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For many parents, the ages from two to four represent a challenge. This is the stage of budding independence, tantrums, and the ideal time to practice saying "no". Scientists suggest that the crucial window for language development also falls within this age group, which means that language delays should be addressed during this time.
The brain's wiring develops to process new words before the age of four, new research published in the Journal of Neuroscience suggests. That means environmental factors have the biggest impact before a child reaches four, explains why young kids can easily become bilingual, and stresses the importance of seeking help if a child has language delays.
What The Brain Scans Show
Researchers from King's College London and Brown University, Rhode Island, studied 108 children between the ages of one and six. All showed normal brain development. The team looked at myelin, the insulation that develops within the circuitry of the brain from the time a baby is born, and reached the conclusion that its distribution becomes fixed once a child reaches age four.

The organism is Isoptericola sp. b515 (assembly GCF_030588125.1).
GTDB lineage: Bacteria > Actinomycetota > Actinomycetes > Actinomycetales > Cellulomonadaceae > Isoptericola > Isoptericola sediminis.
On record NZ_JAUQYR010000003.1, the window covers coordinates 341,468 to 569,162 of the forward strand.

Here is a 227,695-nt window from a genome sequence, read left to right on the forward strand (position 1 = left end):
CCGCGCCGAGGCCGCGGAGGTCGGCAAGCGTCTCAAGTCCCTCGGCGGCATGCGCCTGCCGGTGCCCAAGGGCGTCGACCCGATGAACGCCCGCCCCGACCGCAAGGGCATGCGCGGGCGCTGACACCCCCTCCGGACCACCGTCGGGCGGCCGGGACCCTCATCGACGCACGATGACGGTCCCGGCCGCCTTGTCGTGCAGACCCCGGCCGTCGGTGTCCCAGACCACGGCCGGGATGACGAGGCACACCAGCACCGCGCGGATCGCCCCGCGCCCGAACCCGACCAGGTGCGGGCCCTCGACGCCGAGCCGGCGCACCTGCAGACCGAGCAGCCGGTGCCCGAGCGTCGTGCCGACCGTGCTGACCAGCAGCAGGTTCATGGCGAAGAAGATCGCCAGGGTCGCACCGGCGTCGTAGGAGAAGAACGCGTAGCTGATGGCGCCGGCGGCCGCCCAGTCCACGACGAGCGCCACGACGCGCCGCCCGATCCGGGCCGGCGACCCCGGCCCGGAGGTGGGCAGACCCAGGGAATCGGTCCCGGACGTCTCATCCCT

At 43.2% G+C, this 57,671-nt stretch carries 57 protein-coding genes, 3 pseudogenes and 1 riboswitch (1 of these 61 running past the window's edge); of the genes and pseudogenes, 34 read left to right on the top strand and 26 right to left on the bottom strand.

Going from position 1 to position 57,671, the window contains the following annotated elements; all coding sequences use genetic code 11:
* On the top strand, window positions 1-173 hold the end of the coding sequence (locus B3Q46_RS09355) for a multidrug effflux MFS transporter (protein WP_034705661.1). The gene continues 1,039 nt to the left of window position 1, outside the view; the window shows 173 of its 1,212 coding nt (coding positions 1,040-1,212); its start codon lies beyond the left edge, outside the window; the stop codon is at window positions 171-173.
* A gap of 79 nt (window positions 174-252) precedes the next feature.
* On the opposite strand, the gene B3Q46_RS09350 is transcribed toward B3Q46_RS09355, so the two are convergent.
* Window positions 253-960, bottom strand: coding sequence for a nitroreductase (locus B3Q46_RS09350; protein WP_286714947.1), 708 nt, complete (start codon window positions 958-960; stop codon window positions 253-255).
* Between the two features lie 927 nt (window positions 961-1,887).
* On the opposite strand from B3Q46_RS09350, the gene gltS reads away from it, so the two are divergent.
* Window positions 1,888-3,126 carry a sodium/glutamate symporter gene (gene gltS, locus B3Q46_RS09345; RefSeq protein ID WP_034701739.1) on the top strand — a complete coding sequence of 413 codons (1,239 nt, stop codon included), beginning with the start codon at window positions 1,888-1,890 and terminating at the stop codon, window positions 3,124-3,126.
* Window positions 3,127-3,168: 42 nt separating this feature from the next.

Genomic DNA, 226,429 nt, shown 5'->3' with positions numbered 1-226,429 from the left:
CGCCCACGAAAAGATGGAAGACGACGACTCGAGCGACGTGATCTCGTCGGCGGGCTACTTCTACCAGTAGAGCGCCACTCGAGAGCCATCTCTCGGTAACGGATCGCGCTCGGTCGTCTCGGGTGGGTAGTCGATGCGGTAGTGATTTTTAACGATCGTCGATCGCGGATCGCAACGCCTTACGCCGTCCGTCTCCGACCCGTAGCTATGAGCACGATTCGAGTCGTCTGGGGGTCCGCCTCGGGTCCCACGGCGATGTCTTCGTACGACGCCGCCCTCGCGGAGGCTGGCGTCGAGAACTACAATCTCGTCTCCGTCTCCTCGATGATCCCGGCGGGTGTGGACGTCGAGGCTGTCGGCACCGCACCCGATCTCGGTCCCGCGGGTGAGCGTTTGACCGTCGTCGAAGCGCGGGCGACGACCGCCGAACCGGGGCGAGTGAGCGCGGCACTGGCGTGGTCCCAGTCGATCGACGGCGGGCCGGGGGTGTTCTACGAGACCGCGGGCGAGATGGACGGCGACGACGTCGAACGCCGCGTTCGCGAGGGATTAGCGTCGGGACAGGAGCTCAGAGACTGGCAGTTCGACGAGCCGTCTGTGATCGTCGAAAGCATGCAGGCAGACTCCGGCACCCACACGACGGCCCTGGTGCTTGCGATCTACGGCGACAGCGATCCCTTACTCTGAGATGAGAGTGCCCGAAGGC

Twelve-month old babies have tend to have a vocabulary of around 50 words. After that age, kids are constantly acquiring new words until they have a vocabulary of approximately 5,000 words at age six.
The brain's "language-skills area" sits in the frontal areas of the left side, and the research team was expecting more myelin to accumulate there over time, as children's vocabulary increased. The fact that the brain scans these scientists carried out show that this didn't happen and that myelin actually stays the same after age four is a really important finding, then.
Dr Sean Deoni from Brown University, a co-researcher on the study explains why his team's work matters: "This work is important as it is the first to investigate the relationship between brain structure and language across early childhood and demonstrate how this relationship changes with age." He added:
The study's lead author, Dr Jonathan O'Muircheartaigh from King's College London, had more to say about how these findings can be used to help children in practice. He told the BBC: "Since our work seems to indicate that brain circuits associated with language are more flexible before the age of four, early intervention for children with delayed language attainment should be initiated before this critical age."
He pointed out that his team's research can be relevant to a large number of developmental disorders including autism. Delayed language is a common trait among children with these disorders, but there is no reason to believe the critical age window doesn't also apply to other cognitive skills.
What does this mean for parents of young children? The research can clearly benefit kids with language delays, but it can also be applied to help neurotypical children get the most out of their early childhood.